Albuquerque Graffiti and Street Art: Crime or Art?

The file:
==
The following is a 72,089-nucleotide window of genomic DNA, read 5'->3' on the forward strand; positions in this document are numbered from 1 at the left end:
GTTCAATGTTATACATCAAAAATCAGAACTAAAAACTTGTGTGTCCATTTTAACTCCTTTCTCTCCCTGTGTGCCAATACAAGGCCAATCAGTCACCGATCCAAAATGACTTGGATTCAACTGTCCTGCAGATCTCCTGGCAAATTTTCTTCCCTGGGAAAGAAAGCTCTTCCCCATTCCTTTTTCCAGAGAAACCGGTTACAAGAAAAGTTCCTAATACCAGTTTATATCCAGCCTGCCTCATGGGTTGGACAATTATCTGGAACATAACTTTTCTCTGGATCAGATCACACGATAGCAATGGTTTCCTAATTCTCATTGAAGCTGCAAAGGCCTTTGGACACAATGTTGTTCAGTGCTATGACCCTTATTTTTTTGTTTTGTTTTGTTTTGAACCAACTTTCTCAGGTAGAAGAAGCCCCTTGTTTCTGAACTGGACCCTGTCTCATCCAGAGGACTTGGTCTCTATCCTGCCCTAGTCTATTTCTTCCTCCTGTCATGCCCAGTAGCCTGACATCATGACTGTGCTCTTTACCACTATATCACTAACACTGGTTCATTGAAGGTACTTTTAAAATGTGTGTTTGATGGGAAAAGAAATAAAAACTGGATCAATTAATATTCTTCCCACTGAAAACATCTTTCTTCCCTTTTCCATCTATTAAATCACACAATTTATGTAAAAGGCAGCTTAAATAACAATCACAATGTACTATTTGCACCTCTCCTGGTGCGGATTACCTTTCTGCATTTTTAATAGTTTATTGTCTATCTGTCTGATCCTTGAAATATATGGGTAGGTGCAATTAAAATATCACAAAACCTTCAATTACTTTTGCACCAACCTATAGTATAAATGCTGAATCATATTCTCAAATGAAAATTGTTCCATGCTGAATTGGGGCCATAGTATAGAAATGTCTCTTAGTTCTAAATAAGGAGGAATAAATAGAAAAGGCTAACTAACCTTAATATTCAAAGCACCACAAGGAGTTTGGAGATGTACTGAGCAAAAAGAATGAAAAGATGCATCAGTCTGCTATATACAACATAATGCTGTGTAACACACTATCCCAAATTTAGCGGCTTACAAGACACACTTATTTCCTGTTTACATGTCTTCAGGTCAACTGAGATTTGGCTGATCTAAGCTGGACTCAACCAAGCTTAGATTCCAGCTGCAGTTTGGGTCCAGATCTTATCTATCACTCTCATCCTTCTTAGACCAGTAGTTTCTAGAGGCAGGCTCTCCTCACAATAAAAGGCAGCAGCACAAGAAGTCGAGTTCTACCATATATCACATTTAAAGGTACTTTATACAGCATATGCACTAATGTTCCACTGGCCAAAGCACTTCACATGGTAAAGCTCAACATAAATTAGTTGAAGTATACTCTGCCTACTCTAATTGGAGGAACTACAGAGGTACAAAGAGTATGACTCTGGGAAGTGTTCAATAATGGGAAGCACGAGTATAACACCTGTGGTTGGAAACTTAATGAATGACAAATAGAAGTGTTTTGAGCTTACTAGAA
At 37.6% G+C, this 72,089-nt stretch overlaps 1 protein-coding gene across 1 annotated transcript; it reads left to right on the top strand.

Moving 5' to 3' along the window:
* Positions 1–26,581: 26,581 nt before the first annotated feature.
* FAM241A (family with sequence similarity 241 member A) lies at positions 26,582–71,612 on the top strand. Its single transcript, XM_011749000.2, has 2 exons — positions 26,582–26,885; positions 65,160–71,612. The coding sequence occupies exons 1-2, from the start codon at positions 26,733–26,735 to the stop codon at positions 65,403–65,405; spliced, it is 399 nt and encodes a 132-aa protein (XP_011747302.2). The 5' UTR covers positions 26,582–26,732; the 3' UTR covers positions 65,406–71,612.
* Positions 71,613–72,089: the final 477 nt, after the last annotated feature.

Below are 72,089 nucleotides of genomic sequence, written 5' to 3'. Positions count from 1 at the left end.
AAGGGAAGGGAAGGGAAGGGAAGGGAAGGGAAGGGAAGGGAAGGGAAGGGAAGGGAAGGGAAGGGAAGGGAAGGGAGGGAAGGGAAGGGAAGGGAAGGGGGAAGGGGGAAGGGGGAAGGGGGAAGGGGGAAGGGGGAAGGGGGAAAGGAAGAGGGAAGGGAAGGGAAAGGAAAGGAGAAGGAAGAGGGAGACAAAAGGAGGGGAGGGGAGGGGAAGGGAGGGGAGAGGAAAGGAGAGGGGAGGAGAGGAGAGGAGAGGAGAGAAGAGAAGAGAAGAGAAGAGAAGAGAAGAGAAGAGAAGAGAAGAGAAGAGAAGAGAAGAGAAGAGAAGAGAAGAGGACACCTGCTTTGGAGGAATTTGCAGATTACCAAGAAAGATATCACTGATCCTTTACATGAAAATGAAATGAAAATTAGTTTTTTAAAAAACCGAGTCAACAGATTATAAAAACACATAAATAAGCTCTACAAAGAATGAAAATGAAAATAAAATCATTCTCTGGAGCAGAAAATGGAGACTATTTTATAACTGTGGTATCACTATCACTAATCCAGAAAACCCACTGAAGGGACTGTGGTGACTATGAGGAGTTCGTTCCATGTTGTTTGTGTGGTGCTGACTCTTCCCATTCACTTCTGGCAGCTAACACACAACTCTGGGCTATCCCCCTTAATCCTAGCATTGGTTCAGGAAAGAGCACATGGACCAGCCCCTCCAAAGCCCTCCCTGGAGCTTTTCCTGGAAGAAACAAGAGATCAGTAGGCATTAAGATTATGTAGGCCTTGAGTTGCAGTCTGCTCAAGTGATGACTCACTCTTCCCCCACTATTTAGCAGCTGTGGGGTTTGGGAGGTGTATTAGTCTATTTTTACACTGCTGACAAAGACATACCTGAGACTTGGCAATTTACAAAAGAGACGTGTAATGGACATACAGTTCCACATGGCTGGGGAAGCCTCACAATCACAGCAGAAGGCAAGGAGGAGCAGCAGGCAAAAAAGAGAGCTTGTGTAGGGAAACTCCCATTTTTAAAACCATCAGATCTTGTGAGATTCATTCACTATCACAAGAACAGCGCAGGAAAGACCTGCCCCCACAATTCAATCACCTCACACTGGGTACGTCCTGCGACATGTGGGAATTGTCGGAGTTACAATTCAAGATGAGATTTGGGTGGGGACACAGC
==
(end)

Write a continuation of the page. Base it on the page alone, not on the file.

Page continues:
Just like any other form of art, there are those who adore it and those who criticize it. Graffiti and Street art in general has both its pros and cons but it’s all in perspective to its viewers. There has been an ongoing debate since the origin of this art medium on whether or not graffiti and street art is considered to be a crime or art. Recently, Albuquerque graffiti made local headlines but not for the most positive reasons. Many artists have been pushing the boundaries and have begun tagging up major bridges and businesses in the Albuquerque area. For example the tags DMT, Geko, Believe and Plugs have been sited on the overpass connecting I-40 to Coors Boulevard and have also been seen at the top of the Sunshine Theater downtown. To the eyes of many citizens here in Albuquerque, this is seen as vandalizing and the destruction of public property. Under these extreme circumstances it is highly destructive to businesses and the city as a whole. One reason many people criticize graffiti and street art here in Albuquerque is due to the fact that it is still in its developing stages. Compared to major cities such as LA and New York, they are considered to be mainstream when it comes to graffiti and street art. For example, I recently went to San Diego and took a few days to wonder the city and view some of its graffiti and street art. From what I saw it covers everything. From street lights and stop signs to underpasses of bridges, tags and characters were scattered across the walls of the city. While exploring the city, I decided to ask some locals a few questions regarding graffiti and street art in San Diego. Of the five individuals I questioned, four stated they did not have a problem with it and believed it to be seen as normal. I feel as though in order for the public to accept graffiti and street here in Albuquerque, New Mexico, it must be displayed in galleries in order for it to be appreciated as a style of art rather than vandalism. What the general public does not understand is that displaying this type of art in galleries and museums takes away from the pieces overall meaning and message. Artists use their environment to relay messages to their viewers and to make their presence known. Under some circumstances graffiti and street art is considered a crime. It is ultimately based on its viewers to determine whether or not this art style should be stopped. Not all beautiful things want to be seen.


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